these interests. While this website is not the product of
a community process, we hope it helps stimulate the vision
communities need if broad, unifying civic visions are to mature.
Here are several rephrased questions from the introduction
to Inventing the Charles River:
- In the invention of the Charles River,
who will propound the visions of the river's future?
- How will these visions be shared?
- What of new schemes might be realized?
- How might events of the twenty-first
century change Greater Bostonians' view of the public realm?"
Why make this website now?
The time is ripe. Harvard University has
recently taken several large strides in a long-range planning
and development process for Allston and Brighton. Their process,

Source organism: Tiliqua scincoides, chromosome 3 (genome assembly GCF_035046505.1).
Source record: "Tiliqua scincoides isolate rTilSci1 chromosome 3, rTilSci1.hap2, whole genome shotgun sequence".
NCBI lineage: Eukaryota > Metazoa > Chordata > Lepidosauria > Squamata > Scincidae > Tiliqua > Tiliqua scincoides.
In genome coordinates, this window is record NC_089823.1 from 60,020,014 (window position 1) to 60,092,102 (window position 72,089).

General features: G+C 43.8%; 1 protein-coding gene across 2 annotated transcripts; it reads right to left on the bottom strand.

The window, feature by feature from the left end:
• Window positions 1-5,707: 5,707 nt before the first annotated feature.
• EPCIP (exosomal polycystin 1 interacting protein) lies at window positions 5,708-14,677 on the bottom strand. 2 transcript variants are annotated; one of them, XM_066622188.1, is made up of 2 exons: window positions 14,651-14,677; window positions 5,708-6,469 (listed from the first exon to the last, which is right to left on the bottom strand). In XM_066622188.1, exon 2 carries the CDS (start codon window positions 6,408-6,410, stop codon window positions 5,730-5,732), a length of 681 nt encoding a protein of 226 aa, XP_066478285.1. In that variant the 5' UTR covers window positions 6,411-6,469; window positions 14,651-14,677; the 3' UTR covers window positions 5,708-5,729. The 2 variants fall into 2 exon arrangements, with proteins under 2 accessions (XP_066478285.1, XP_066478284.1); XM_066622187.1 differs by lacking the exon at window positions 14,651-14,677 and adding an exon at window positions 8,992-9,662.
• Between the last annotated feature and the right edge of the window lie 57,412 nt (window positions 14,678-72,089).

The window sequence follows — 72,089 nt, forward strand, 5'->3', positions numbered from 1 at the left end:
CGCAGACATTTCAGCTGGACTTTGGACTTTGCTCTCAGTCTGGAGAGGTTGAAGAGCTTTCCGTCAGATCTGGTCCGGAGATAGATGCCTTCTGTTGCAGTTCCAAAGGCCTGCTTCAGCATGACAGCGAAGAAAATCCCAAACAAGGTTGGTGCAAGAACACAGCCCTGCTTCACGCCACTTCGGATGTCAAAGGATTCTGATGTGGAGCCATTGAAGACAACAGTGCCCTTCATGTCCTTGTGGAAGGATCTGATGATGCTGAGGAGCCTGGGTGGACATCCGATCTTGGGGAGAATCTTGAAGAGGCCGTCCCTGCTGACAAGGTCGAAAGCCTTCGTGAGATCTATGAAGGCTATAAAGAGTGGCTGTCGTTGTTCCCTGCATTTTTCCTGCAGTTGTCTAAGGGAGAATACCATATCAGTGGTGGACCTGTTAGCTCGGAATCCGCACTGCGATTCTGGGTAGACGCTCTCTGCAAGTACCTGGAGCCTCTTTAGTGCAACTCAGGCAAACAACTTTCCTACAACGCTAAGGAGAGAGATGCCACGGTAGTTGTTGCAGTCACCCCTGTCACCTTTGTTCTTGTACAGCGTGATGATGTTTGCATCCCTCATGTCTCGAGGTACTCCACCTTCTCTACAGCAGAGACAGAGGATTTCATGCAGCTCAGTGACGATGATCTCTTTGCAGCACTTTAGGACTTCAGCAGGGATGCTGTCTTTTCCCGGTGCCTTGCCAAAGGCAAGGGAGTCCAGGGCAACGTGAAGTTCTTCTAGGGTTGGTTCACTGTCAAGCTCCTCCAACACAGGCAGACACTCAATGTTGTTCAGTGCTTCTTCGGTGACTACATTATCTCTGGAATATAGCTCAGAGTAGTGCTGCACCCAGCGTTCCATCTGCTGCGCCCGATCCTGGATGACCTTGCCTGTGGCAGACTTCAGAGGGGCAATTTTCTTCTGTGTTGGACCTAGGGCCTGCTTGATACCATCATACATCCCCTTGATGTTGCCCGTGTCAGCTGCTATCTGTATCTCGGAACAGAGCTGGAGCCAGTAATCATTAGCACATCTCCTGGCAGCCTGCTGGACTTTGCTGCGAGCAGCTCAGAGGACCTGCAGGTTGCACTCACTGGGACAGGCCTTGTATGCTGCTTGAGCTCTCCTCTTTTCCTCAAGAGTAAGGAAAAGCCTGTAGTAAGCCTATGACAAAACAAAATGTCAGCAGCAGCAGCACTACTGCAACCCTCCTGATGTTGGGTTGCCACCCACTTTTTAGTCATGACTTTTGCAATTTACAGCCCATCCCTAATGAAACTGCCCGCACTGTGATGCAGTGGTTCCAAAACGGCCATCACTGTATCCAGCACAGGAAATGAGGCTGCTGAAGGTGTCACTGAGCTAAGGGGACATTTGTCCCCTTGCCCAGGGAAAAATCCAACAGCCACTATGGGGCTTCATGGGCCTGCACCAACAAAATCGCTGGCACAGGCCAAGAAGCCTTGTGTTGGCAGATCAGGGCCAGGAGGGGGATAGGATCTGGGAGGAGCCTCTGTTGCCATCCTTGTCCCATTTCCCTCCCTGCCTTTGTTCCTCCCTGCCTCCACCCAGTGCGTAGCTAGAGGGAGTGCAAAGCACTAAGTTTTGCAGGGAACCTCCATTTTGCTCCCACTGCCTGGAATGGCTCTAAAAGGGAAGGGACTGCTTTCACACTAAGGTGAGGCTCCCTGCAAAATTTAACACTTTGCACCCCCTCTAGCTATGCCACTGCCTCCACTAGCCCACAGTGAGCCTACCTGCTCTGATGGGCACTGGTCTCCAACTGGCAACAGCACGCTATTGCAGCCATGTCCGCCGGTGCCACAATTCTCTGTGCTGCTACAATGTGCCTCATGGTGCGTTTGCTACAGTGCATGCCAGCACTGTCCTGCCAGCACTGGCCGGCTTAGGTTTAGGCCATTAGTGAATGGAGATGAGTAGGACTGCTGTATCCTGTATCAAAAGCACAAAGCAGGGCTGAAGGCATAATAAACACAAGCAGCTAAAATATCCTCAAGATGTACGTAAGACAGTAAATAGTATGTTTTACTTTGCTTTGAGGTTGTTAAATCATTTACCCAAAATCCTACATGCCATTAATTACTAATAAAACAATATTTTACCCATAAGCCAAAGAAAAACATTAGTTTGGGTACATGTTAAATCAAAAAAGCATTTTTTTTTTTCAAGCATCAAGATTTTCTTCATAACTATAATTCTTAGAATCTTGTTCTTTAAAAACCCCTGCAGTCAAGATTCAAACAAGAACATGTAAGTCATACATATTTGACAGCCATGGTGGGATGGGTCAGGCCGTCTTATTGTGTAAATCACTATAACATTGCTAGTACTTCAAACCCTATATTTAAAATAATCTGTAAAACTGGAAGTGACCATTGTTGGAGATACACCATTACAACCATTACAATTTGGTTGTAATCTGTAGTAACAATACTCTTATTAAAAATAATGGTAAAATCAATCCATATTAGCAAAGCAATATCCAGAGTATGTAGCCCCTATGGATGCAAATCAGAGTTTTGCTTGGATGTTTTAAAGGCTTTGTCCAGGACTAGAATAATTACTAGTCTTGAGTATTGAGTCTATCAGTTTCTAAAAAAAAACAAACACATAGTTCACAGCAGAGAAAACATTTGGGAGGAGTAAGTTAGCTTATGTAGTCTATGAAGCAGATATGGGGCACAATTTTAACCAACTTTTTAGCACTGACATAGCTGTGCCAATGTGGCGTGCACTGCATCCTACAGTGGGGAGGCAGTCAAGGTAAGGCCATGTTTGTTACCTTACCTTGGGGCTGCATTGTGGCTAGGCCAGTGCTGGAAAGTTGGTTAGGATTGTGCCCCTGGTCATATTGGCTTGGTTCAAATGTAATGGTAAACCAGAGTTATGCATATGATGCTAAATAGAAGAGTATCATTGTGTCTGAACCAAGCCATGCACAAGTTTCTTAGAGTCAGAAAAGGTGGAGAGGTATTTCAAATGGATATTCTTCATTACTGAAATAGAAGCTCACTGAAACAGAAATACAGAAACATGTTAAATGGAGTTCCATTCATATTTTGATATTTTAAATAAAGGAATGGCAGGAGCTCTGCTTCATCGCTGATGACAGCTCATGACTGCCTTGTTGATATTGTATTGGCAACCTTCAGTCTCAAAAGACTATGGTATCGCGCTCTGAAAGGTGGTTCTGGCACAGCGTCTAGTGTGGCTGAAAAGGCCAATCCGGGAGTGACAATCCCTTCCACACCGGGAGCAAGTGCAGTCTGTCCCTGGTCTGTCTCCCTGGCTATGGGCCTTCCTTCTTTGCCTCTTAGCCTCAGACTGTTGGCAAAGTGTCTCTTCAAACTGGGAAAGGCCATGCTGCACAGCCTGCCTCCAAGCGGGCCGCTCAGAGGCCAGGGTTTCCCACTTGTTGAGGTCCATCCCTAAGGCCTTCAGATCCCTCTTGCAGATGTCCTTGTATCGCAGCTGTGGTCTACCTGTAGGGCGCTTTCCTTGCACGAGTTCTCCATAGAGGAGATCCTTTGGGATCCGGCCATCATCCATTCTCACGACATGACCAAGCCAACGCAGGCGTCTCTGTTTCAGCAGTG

named the Allston Initiative, advanced in earnest on November
21, 2003 with a speech by President Lawrence H. Summers. Here
is a link
to that speech.
Harvard University made four faculty committee Allston Initiative
reports available to the public in May 2004, and in June 2004,
announced the names of the design firms hired to do master
planning for Allston Initiative. HERE is a link to the faculty
reports. HERE is a link to the press release of design firms
A public process of long-range planning or vision-development
for urban areas around the Charles River Basin should really
be going on concurrently with Harvard's process. Since Harvard's
process has begun, it is time for discussion of public visions
to begin too. These two processes of vision development could